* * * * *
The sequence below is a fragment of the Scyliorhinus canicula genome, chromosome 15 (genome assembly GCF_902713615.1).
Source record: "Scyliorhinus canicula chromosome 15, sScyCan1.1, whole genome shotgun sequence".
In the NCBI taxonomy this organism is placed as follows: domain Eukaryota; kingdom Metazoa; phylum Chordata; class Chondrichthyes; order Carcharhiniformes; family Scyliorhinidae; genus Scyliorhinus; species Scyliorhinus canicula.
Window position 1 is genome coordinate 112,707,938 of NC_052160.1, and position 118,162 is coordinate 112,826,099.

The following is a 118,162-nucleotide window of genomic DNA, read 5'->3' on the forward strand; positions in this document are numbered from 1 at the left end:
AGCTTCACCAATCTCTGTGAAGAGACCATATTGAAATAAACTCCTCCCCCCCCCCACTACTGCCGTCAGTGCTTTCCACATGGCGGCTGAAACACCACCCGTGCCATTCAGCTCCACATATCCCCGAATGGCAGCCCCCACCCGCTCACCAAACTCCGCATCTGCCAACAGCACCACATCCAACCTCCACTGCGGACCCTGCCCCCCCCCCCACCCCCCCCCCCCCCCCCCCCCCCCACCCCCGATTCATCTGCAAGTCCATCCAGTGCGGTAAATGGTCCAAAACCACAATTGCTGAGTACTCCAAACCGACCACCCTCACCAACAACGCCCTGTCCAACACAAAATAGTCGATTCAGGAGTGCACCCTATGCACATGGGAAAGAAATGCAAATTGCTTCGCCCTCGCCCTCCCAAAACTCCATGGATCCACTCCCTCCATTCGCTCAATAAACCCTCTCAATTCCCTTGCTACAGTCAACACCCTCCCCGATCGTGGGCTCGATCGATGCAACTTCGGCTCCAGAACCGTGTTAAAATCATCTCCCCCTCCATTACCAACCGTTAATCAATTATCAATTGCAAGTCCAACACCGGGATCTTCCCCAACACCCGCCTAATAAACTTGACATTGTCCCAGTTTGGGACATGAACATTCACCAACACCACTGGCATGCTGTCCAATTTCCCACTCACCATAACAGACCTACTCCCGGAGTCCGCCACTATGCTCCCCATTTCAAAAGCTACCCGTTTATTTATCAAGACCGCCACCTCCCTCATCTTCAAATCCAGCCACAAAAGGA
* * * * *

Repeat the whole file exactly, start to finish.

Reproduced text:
The sequence below is a fragment of the Scyliorhinus canicula genome, chromosome 15 (genome assembly GCF_902713615.1).
Source record: "Scyliorhinus canicula chromosome 15, sScyCan1.1, whole genome shotgun sequence".
In the NCBI taxonomy this organism is placed as follows: domain Eukaryota; kingdom Metazoa; phylum Chordata; class Chondrichthyes; order Carcharhiniformes; family Scyliorhinidae; genus Scyliorhinus; species Scyliorhinus canicula.
Window position 1 is genome coordinate 112,707,938 of NC_052160.1, and position 118,162 is coordinate 112,826,099.

The following is a 118,162-nucleotide window of genomic DNA, read 5'->3' on the forward strand; positions in this document are numbered from 1 at the left end:
AGCTTCACCAATCTCTGTGAAGAGACCATATTGAAATAAACTCCTCCCCCCCCCCACTACTGCCGTCAGTGCTTTCCACATGGCGGCTGAAACACCACCCGTGCCATTCAGCTCCACATATCCCCGAATGGCAGCCCCCACCCGCTCACCAAACTCCGCATCTGCCAACAGCACCACATCCAACCTCCACTGCGGACCCTGCCCCCCCCCCCACCCCCCCCCCCCCCCCCCCCCCCCACCCCCGATTCATCTGCAAGTCCATCCAGTGCGGTAAATGGTCCAAAACCACAATTGCTGAGTACTCCAAACCGACCACCCTCACCAACAACGCCCTGTCCAACACAAAATAGTCGATTCAGGAGTGCACCCTATGCACATGGGAAAGAAATGCAAATTGCTTCGCCCTCGCCCTCCCAAAACTCCATGGATCCACTCCCTCCATTCGCTCAATAAACCCTCTCAATTCCCTTGCTACAGTCAACACCCTCCCCGATCGTGGGCTCGATCGATGCAACTTCGGCTCCAGAACCGTGTTAAAATCATCTCCCCCTCCATTACCAACCGTTAATCAATTATCAATTGCAAGTCCAACACCGGGATCTTCCCCAACACCCGCCTAATAAACTTGACATTGTCCCAGTTTGGGACATGAACATTCACCAACACCACTGGCATGCTGTCCAATTTCCCACTCACCATAACAGACCTACTCCCGGAGTCCGCCACTATGCTCCCCATTTCAAAAGCTACCCGTTTATTTATCAAGACCGCCACCTCCCTCATCTTCAAATCCAGCCACAAAAGGA